brand honesty

Can’t Buy Me Followers

In December, Instagram announced Selena Gomez as the most followed celebrity on the platform with 103 million followers. As a small business owner, I could only imagine having a following that large on my business’s social platforms, and what it could mean for my brand awareness. Social media, as we have been led to believe, is a numbers game.

Recently, I was alerted to the fact that websites promising fake social media followers exist. I can see the appeal. Who doesn’t want to have more followers? Having more followers generally means you have a popular account, and in turn, a popular product or service. However, using a website to generate or purchase fake followers is a faux pas in the marketing world, and here’s why:

First and foremost using a third party source to gain followers is against the code of conduct of most social media websites, whether you pay for the service or not. For example, Twitter outlines in their rules and regulations that any accounts found to have used a third party source with the intention of gaining fake followers will be shut down. One particular problem associated with these websites that promise followers is that they have access to your account and therefore can easily compromise it at any time. These websites have the ability to spam your account and your followers, which just happens to be another practice that will get you suspended from a social media channel.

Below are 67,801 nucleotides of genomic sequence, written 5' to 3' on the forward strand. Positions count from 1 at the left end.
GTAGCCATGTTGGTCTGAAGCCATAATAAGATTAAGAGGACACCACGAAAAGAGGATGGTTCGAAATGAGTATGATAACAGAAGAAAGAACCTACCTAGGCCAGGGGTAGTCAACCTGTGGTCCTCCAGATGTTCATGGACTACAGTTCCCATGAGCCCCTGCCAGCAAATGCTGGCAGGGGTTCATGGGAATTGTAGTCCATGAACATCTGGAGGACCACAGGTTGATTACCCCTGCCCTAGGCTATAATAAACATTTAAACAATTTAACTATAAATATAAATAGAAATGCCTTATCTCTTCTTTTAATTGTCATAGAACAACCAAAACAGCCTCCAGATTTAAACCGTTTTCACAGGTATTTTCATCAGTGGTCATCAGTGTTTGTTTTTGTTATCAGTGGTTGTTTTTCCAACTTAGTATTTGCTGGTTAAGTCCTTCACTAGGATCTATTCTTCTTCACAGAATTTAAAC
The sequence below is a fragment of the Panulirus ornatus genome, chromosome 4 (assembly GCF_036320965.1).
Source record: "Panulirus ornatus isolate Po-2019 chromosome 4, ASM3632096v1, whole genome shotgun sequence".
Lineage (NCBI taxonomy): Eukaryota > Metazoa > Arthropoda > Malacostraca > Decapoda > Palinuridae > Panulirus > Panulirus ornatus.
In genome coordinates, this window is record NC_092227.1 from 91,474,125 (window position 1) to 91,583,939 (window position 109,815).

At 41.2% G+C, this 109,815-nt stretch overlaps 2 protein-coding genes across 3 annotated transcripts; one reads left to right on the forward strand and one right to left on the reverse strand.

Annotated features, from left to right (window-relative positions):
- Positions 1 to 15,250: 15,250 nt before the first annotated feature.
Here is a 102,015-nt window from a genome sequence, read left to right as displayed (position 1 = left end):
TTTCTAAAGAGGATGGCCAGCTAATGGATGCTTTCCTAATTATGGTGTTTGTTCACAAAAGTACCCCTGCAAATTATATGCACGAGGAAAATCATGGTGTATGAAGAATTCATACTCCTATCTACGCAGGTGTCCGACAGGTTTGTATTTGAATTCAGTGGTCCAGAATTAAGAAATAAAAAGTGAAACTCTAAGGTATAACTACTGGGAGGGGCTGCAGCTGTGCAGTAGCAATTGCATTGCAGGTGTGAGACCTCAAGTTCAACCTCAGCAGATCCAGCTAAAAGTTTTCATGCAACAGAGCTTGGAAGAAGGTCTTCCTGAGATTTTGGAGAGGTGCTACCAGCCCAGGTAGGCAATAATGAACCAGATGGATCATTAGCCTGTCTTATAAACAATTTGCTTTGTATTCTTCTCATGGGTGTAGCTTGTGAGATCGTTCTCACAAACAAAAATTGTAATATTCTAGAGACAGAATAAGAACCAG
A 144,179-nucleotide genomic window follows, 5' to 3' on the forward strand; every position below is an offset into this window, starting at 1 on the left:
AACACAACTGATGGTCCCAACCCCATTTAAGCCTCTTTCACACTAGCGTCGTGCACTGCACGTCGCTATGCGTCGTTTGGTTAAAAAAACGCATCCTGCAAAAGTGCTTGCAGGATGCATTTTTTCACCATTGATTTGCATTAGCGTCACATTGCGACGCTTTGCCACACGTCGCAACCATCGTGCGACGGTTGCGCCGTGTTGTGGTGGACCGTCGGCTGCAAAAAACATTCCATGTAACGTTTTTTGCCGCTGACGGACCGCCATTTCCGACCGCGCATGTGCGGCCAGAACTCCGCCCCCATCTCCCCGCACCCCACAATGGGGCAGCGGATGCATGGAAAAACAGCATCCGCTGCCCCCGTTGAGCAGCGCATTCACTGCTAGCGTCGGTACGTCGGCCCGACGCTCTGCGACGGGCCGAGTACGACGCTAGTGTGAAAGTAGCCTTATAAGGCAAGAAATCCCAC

Rules against these websites have been around since these fake follower generators have been, and they’re becoming especially necessary today. With all the fake news going around, social media platforms are cracking down on the amount of fake content shared on their channels, and one way to do that is by eliminating accounts that appear to have purchased followers or spread spam-related content.

To that extent, it’ not difficult to find accounts with fake followers. “Ghost Accounts” are easy to spot because they have strange names, follow a lot of people with minimal followers themselves and only post spam-related content.

As a consumer, I follow a number of brands on their social media channels. Say I go on to check out my favourite retailer’s page and I look into their followers. If I find a bunch of empty spam accounts, I’ll know they’d have likely purchased or subscribed to fake followers, and my trust in this brand will have almost diminished. While every brand aspires to have a lot of followers or likes on social media, deceiving your audience into thinking you have more than you really do positions you as untrustworthy.

In a previous blog I discussed the importance of Google Analytics. If a large majority of your followers are coming from third party sources or unlawful social media practices, the metrics will be thrown off. As a marketer, I adjust marketing plans based on the data I see from analytics, so if the numbers aren’t accurate, it’s difficult to come up with effective marketing strategies. In order to see a return on investment with social media, you need to be able to get your message across to the right people and create authentic content that will engage them. It’s hard to get engagement when your audience is 90% spam bots.